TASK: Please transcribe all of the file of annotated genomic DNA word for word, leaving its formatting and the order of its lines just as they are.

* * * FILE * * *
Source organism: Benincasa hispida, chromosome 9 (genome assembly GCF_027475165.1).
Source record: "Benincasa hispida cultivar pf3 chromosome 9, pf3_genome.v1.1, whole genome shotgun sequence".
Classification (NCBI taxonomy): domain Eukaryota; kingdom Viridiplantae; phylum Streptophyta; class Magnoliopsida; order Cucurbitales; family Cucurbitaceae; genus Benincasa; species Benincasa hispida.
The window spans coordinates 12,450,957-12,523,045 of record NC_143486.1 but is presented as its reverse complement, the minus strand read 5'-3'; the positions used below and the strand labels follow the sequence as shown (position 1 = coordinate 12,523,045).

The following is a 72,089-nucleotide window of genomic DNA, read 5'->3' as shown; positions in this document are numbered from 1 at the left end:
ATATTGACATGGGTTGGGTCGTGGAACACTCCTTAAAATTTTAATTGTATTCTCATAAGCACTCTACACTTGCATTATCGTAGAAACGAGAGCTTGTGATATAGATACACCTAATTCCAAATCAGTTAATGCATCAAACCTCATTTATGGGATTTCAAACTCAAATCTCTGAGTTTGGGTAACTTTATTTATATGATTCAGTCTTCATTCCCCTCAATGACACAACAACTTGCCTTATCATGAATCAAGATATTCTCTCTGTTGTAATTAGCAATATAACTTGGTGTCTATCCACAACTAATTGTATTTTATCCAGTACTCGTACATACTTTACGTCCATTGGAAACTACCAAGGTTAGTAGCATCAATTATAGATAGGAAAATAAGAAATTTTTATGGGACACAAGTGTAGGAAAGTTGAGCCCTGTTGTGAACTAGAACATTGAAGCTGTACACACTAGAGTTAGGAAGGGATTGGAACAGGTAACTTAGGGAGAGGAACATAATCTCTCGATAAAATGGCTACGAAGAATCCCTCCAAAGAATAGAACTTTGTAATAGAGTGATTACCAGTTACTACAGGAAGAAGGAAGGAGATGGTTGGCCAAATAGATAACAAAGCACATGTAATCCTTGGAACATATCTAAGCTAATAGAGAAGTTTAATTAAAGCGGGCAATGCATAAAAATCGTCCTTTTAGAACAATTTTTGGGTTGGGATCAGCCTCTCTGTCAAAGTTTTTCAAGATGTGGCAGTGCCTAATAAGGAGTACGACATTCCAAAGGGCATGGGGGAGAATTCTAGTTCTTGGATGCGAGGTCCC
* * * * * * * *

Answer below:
Source organism: Benincasa hispida, chromosome 9 (genome assembly GCF_027475165.1).
Source record: "Benincasa hispida cultivar pf3 chromosome 9, pf3_genome.v1.1, whole genome shotgun sequence".
Classification (NCBI taxonomy): domain Eukaryota; kingdom Viridiplantae; phylum Streptophyta; class Magnoliopsida; order Cucurbitales; family Cucurbitaceae; genus Benincasa; species Benincasa hispida.
The window spans coordinates 12,450,957-12,523,045 of record NC_143486.1 but is presented as its reverse complement, the minus strand read 5'-3'; the positions used below and the strand labels follow the sequence as shown (position 1 = coordinate 12,523,045).

The following is a 72,089-nucleotide window of genomic DNA, read 5'->3' as shown; positions in this document are numbered from 1 at the left end:
ATATTGACATGGGTTGGGTCGTGGAACACTCCTTAAAATTTTAATTGTATTCTCATAAGCACTCTACACTTGCATTATCGTAGAAACGAGAGCTTGTGATATAGATACACCTAATTCCAAATCAGTTAATGCATCAAACCTCATTTATGGGATTTCAAACTCAAATCTCTGAGTTTGGGTAACTTTATTTATATGATTCAGTCTTCATTCCCCTCAATGACACAACAACTTGCCTTATCATGAATCAAGATATTCTCTCTGTTGTAATTAGCAATATAACTTGGTGTCTATCCACAACTAATTGTATTTTATCCAGTACTCGTACATACTTTACGTCCATTGGAAACTACCAAGGTTAGTAGCATCAATTATAGATAGGAAAATAAGAAATTTTTATGGGACACAAGTGTAGGAAAGTTGAGCCCTGTTGTGAACTAGAACATTGAAGCTGTACACACTAGAGTTAGGAAGGGATTGGAACAGGTAACTTAGGGAGAGGAACATAATCTCTCGATAAAATGGCTACGAAGAATCCCTCCAAAGAATAGAACTTTGTAATAGAGTGATTACCAGTTACTACAGGAAGAAGGAAGGAGATGGTTGGCCAAATAGATAACAAAGCACATGTAATCCTTGGAACATATCTAAGCTAATAGAGAAGTTTAATTAAAGCGGGCAATGCATAAAAATCGTCCTTTTAGAACAATTTTTGGGTTGGGATCAGCCTCTCTGTCAAAGTTTTTCAAGATGTGGCAGTGCCTAATAAGGAGTACGACATTCCAAAGGGCATGGGGGAGAATTCTAGTTCTTGGATGCGAGGTCCC